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"No, indeed, not all of them by any means. These Porsslanese must be stamped out like vipers. I'm thankful to say most of the armies are doing their duty. They don't give any quarter to native soldiers, and they despatch the wounded too. That's the only way to treat them, and they don't feel pain the way we do. In fact, they rather like it.

He is, I fear, altogether heterodox. I don't know what kind of Christianity he teaches, but he has actually kept on good terms with the Porsslanese near his mission throughout all these events. He is disloyal to our flag, there can be no question of it, and he openly criticizes the actions of our governments. He should not be received in society.

They had been discussing the slaughter of the Porsslanese, the lieutenant sitting back from the table while his neighbors talked across him. "I confess," said the Rev. Mr. Parker, "that I am not quite satisfied with our position here. This wholesale killing of non-combatants is revolting to me. Surely it can not be Christian." "I have had some doubts about it too," said the young man.

"Not the kind of women I know," said Sam, thinking of Marian. "I mean my kind of woman," said the doctor. "Do you think we'd sell guns and rifles to the Porsslanese and teach them how to use them, and then go to work and fight them after having armed them?" And she laughed a merry laugh.

"Suppose the Porsslanese had sent us missionaries to teach us their religion, and these missionaries had gradually got possession of land and also some local power of governing, and then we had ruthlessly murdered some of them and they had seized all our ports for the purpose of benefiting us, do you suppose that we would have risen like those miserable Fencers and massacred anybody?

One old Porsslanese official was standing there, a high mandarin of some sort, and he had an emerald necklace around his neck. Some diplomat or other walked up to him and quietly took it off, and the old man didn't stir, but the tears were rolling down his cheeks." "He had no right to complain," said Sam. "We clearly have the right to the contents of a conquered city by the rules of war."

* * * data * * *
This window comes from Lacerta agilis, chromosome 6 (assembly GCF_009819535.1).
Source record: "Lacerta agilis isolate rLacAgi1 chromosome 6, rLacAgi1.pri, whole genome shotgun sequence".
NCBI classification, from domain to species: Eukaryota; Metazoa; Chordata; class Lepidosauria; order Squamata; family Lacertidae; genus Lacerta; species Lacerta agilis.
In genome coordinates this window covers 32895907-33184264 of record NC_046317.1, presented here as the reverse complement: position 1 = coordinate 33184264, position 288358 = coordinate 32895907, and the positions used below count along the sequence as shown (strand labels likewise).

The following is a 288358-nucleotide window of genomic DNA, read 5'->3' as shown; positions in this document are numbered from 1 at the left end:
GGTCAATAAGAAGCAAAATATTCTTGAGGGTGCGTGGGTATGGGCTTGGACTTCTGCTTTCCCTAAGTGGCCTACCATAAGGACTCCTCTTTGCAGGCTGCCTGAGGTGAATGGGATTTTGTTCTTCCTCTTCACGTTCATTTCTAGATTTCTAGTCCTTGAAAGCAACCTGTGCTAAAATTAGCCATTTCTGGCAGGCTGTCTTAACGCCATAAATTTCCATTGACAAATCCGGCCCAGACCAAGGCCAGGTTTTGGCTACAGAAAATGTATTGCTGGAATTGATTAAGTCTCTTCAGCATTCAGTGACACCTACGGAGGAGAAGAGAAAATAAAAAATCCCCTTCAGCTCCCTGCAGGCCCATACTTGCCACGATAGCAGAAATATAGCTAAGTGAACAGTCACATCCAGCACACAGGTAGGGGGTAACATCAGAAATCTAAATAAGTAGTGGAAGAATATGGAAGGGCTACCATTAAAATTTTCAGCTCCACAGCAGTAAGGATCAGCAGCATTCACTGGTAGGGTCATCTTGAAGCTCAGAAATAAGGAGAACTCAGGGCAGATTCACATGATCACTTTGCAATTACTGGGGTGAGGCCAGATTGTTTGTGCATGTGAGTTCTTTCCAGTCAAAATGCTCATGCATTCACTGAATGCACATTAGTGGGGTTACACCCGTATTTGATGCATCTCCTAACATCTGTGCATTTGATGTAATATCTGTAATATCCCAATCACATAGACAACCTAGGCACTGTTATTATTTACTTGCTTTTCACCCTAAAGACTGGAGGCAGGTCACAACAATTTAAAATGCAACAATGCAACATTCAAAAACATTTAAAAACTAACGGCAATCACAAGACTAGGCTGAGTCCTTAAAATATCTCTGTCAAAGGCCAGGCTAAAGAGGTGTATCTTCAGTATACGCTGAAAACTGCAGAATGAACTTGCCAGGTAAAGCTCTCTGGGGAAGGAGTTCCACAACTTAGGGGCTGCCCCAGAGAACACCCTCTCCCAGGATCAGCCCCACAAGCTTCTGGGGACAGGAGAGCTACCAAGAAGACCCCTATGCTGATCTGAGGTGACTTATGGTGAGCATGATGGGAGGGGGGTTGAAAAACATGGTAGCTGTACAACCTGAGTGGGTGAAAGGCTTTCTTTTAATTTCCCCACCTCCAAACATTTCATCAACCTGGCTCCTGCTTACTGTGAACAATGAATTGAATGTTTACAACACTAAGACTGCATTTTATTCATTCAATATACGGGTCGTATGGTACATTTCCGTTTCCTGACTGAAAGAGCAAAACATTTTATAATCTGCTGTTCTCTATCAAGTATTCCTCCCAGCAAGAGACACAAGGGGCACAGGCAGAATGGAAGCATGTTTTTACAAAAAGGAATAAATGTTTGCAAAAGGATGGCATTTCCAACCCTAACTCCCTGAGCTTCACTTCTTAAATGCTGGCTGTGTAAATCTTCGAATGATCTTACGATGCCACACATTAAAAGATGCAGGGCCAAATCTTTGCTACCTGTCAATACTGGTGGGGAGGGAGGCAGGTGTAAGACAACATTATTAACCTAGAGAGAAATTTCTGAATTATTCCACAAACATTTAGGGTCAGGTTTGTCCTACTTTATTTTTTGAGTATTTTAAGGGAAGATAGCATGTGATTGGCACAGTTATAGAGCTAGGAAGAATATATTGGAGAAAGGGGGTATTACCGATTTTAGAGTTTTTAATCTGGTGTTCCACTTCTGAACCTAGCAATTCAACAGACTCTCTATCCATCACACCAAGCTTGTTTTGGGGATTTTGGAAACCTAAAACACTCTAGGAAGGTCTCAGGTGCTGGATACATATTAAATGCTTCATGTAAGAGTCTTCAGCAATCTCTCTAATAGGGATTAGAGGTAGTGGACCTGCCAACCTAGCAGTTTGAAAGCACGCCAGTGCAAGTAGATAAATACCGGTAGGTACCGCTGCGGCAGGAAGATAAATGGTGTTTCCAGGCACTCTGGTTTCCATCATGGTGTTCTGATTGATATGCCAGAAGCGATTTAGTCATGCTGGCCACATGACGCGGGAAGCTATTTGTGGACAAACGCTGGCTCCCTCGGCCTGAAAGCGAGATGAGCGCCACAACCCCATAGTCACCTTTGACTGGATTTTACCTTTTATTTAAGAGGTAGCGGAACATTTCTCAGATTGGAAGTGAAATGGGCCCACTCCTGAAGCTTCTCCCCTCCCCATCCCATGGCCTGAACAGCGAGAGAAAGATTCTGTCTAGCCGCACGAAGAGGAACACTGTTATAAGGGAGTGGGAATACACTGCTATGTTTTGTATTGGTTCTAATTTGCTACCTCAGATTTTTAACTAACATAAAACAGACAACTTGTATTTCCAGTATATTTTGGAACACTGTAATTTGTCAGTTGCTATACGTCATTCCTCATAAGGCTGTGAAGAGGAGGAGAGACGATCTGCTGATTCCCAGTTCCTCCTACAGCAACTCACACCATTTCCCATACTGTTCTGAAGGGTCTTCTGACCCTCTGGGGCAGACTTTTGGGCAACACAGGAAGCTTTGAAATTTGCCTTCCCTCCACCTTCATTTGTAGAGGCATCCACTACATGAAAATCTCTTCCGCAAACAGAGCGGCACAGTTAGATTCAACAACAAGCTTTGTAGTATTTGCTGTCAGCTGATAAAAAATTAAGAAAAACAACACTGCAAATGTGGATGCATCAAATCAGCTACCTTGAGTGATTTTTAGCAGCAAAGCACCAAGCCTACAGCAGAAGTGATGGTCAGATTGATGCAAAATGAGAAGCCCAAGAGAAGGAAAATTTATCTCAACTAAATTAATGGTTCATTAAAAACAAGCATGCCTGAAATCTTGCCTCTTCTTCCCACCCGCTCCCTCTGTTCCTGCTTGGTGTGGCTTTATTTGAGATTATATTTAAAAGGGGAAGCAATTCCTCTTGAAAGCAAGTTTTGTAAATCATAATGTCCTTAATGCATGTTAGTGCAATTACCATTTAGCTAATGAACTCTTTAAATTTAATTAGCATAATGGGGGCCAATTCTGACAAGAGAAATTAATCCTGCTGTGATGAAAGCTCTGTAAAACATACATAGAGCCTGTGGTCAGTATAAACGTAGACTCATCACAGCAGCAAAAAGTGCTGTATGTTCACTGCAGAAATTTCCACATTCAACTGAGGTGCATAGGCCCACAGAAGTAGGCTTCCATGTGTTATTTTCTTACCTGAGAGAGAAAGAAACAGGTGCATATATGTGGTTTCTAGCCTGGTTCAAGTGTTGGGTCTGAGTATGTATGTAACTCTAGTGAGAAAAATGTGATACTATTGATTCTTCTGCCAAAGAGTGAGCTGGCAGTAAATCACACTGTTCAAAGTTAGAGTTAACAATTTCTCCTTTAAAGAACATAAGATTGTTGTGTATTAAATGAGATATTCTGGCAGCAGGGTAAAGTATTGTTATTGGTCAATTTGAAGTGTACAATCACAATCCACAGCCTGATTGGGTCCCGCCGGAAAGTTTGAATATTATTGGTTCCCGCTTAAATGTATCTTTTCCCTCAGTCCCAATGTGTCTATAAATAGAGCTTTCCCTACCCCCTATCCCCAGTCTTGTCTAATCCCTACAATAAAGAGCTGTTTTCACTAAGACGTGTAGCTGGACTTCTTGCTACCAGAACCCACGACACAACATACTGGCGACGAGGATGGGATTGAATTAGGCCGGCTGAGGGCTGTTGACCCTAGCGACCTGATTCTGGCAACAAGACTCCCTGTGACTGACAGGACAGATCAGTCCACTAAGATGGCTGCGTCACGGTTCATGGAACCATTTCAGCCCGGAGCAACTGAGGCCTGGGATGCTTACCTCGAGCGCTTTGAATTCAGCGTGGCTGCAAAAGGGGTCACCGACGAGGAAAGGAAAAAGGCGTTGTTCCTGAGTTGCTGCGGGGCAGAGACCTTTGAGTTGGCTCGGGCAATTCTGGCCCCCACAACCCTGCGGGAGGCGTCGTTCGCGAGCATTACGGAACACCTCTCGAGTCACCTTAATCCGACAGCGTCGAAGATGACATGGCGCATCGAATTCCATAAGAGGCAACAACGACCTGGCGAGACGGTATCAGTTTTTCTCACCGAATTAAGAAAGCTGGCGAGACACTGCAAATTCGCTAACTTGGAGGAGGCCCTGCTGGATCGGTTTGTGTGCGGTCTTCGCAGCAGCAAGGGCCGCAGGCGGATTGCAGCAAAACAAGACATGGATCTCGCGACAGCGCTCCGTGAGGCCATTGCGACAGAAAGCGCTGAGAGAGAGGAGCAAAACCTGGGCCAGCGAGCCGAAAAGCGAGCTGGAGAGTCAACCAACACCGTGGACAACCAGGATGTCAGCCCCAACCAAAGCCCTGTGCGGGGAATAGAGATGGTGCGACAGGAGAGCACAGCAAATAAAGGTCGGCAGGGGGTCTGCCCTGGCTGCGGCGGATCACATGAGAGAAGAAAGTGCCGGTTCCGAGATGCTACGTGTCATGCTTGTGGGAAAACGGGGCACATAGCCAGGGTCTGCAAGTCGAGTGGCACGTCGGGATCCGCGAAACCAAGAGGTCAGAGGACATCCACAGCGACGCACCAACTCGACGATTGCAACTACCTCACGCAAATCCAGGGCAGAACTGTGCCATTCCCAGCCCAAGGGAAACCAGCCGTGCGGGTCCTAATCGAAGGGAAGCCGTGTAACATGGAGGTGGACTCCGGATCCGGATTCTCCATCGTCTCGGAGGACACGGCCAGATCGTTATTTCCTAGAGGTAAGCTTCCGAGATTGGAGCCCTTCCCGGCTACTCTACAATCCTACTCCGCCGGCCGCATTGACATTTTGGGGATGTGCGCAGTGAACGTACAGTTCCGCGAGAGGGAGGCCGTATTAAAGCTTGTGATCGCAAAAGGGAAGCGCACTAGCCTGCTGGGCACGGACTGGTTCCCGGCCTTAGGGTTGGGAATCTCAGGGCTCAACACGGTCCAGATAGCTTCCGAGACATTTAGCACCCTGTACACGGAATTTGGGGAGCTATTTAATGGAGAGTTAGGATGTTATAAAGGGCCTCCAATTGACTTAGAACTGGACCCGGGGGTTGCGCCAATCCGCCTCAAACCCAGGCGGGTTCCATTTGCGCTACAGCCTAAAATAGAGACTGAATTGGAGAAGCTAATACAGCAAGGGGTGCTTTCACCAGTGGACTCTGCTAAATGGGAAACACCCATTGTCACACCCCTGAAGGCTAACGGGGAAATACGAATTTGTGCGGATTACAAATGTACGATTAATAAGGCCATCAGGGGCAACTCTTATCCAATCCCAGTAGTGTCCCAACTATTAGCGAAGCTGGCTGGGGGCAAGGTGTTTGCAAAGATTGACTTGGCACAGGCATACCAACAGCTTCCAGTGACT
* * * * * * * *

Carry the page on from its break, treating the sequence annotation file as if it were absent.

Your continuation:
There were few passengers who interested him, but he became acquainted with one man of note, a Porsslanese literatus, who was attached to the legation at Whoppington, and sat on the other side of the captain of the steamer at meals. This gentleman, who bore the name of Chung Tu, was greatly interested in military matters and listened to Sam's accounts by the hour.

The usual cursing began, and the men were restive to get at the Porsslanese garrison. Sam ordered the infantry to fire a volley, and then, as the return fire was feeble, he ordered the squadron of cavalry to charge, leading it himself.

All the armies are afraid to leave, for fear the ones that are left will get some advantage from the Porsslanese Government. They're a high old lot of allies. It's a queer business. But the missionaries are as queer as any of them. You ought to have heard old Amen last Sunday. How he whooped things up! He took his text from the Gospel of St. Loot, I think!

I am convinced that he was a Porsslanese who had the good fortune to sow in your literature the seed of truth. You think that as a nation you have a sense of humor. I have studied your humorous literature. "It is we who have the sense of humor," he added.